Fifteen ways to attract pollinators to your yard

Here are fifteen easy ways to assure you will have a plentiful supply of pollinators all season long. Although we’re half way through summer, it’s not too soon to start planning for next year.

  • Plant clover in your lawn. White Dutch clover planted in your lawn will attract dozens of pollinators. In addition, it fixes atmospheric nitrogen into a form the grass can use, resulting in a beautiful green lawn without the use of chemical fertilizers.
  • Plant at least some native species. Native plants attract native pollinators. Check with your local extension office if you are unsure of what is native.
  • Plant herbs. Herbs, especially those in the mint family, are very attractive to pollinators. This family includes thyme, oregano, sage, basil, peppermint, lavender, catnip and rosemary. As an added bonus, you get to use the herbs yourself.
  • Select plants with a wide range of bloom times. Native bees need food from spring until fall so plan to have something in bloom all season long.
  • Plant larval host plants. Some plants are not considered especially attractive in the garden but are necessary to certain species of pollinators. Milkweed, for instance, is vital to the larval stages of Monarch butterflies. Plant them in an inconspicuous place if you prefer, but have them available for the pollinators.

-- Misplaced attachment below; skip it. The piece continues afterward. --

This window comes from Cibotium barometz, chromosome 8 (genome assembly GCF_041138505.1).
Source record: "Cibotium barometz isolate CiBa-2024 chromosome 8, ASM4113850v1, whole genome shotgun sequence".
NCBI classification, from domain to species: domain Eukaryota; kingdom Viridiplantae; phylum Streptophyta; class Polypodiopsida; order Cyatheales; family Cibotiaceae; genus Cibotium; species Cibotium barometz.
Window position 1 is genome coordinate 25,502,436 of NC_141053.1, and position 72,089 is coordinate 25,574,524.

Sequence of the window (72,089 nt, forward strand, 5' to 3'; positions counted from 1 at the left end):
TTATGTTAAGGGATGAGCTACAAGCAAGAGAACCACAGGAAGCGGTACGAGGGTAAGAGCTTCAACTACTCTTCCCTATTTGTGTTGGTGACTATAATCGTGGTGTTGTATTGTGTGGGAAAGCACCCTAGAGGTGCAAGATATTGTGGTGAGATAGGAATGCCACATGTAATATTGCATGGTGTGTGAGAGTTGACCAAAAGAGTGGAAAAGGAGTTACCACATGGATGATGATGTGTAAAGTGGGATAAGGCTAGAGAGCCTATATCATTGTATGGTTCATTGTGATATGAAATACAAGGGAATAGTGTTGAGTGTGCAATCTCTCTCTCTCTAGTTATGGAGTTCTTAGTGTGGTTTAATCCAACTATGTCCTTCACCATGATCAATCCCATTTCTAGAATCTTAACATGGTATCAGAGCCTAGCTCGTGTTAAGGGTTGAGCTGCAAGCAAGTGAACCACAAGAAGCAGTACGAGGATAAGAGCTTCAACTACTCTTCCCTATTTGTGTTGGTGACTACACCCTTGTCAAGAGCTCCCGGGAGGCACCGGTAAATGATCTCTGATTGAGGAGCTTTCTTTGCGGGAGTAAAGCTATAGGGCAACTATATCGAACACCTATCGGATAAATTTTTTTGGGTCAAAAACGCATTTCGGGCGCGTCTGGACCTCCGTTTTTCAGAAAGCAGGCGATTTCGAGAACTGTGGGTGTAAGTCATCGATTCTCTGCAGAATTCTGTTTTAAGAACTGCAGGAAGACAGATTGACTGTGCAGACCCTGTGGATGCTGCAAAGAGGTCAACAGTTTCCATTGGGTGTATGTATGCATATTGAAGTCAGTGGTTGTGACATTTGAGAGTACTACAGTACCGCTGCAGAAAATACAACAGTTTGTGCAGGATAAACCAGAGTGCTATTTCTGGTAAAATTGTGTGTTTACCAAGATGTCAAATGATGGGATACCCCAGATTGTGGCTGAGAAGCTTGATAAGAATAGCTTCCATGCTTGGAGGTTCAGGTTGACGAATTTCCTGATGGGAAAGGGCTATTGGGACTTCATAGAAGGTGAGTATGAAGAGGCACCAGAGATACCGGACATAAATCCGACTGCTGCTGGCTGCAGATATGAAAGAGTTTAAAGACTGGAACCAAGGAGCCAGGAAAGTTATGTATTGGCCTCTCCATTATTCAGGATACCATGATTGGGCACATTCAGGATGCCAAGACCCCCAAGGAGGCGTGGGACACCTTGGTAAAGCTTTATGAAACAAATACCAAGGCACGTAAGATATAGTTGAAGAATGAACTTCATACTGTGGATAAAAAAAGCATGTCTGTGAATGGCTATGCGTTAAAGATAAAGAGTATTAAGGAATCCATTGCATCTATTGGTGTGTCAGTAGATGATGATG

• Avoid hybrid varieties. Many flowers that have been bread for beauty have lost the nectar or pollen that made them valuable to pollinators. Plants with double or triple rings of petals, or plants with unusual colors or variegated patterns are probably over-hybridized.
  • Leave open patches of mud. Many ground-nesting bees need open patches of mud for their homes or for building materials.
  • Provide a water source. It doesn’t need to be large or fancy. Just a wet spot under the end of a hose can help the insects.
  • Avoid excessive mulch. Too much mulch blocks entry to the ground. Ground-burrowing insects often cannot penetrate a heavy layer of mulch.
  • Add sea salt or wood ash to a bare patch of earth. Pollinators are often seen collecting minerals from salty or ashy areas. Your patch needn’t be large and it shouldn’t be overworked. If the insects need it, they will find it.
  • Provide nesting sites. Collections of reeds or holes drilled in blocks of wood provide great nesting sites. Tubes or blocks should be replaced periodically to limit disease build-up.
  • Leave dead trees and reeds standing. If a dead tree can safely be allowed to stand, it should be left as habit for bees, birds, and small rodents. Dead and standing reeds are a favorite of wild bees.
  • Leave an unmowed patch of grass and weeds in a protected spot. Tall grass provides protection, shade, and hunting grounds for many species of pollinators. Some pollinators—such as hover flies—feed on insects as well as nectar, so they do best in a place that provides an alternate food source.
  • Put a flower pot on every porch . . . and encourage your friends to do the same. The more plants that are available, the healthier our pollinators will be.
  • Use no pesticides. Until we reduce dependence on pesticides, items 1-14 are all for naught.

Rusty

Yellow bumble bee on blackberry
Yellow bumble bee on blackberry

Comments

Doug
Reply